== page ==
I read an article in the Wall Street Journal Friday, New Worry for CEOs: Rising Costs From Metals to Meat, that discussed recent increases in inflation. Curiously, the article subtitle was Companies could be forced to raise prices or eat the additional expense. I think they have it wrong. Companies should look at this as an opportunity to raise prices and correct underpriced products and customers. Having the right pricing strategies for inflationary markets will help.
The first element of your strategy should be, don’t be timid. Although customers don’t want to receive price increases, they expect to receive them from time to time. They expect those increases even more so when inflation is higher. The Unemployment Rate has dropped to 4.1%, a 17-year low; and the Fed has announced more interest rate increases are planned. Customers can see these economic forces at work and they will not be surprised as their suppliers raise prices. FedEx and UPS both increased their prices by an average of 4.9% recently, and those increases are higher than inflation.
Next, remember not all products and customers are the same, so don’t give them all the same increase. The WSJ article above cited food inflation of more than 3%, and steel inflation of 7.8%. A flat price increase might lower your margins on some products and raise them on others. More important than your cost changes are the values of your products and services versus your customers’ next best alternative. That means you should re-assess your value proposition vis-à-vis your competitors – for each product.
It is easy for the price/value relationship to get out of whack over time as you and your competitors battle in the market. So, take the time to measure the differences between your products and your competitors, and quantify how those differences affect your customers’ businesses. A great time to correct any prices that are not aligned with value is when you are changing prices generally.
Remember that customers tend to be less price-sensitive on specialized and exclusive products/services than they are on commodities. In this sense, I am defining commodities as those that have readily available perfect substitutes. You will have more freedom to increase prices above inflationary levels with specialized products than you will with commodities, so set your increases accordingly.
Another important element is to evaluate how critical your offerings are to your customers. The more money your customers spend on a given product or service, the more an increase will impact them, so they will scrutinize it more. On the other hand, customers will pay a greater premium for products and services that exactly meet their specs when those items are critical to their own operations. That means if your customers spend a lot with you for products that are overhead to them, they will be price-sensitive. If those products or services help them generate revenue, even though they are a big part of the customer spend, they will be less inclined to take risks with their providers.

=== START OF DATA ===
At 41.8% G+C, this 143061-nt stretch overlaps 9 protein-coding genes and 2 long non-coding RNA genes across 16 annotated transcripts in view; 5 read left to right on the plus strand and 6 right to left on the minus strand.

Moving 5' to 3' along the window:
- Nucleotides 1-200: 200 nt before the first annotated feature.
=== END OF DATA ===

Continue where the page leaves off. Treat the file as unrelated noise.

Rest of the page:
A related factor to consider is how easy it will be for your customers to switch to an alternative product or supplier. There is always a switching cost anytime a customer changes to a new product/service or vendor. When your products or services are highly integrated with your customers, the cost to switch is high. On the other hand, if your relationship is simply transactional, switching costs are lower. Make sure you appropriately assess this when determining customer-specific price changes. When switching costs are higher, you can implement somewhat higher price increases. That said, don’t put your customers in a position where they feel you have taken advantage of them. It will come back to haunt you.
That leads to my final point - avoid shocks. Although your customers expect price increases, if you raise their price too much at once, they will get angry. And, when they get angry, they will look for alternatives. They may find that your price is still better than their next best alternative, but they can retain that anger for a long time.
I started this by encouraging you to not be timid. Don’t be afraid to raise your prices more than inflation when appropriate. If you identify and quantify all the factors I cited, you will get varying indicators of how bold you can be on your price increases. Your job becomes like that of a chef or a winemaker. You need to blend those factors into a meal or a wine that has the right balance. Don’t rush it. Don’t take shortcuts. If you do it right, your customers will stay happy and your profits will improve.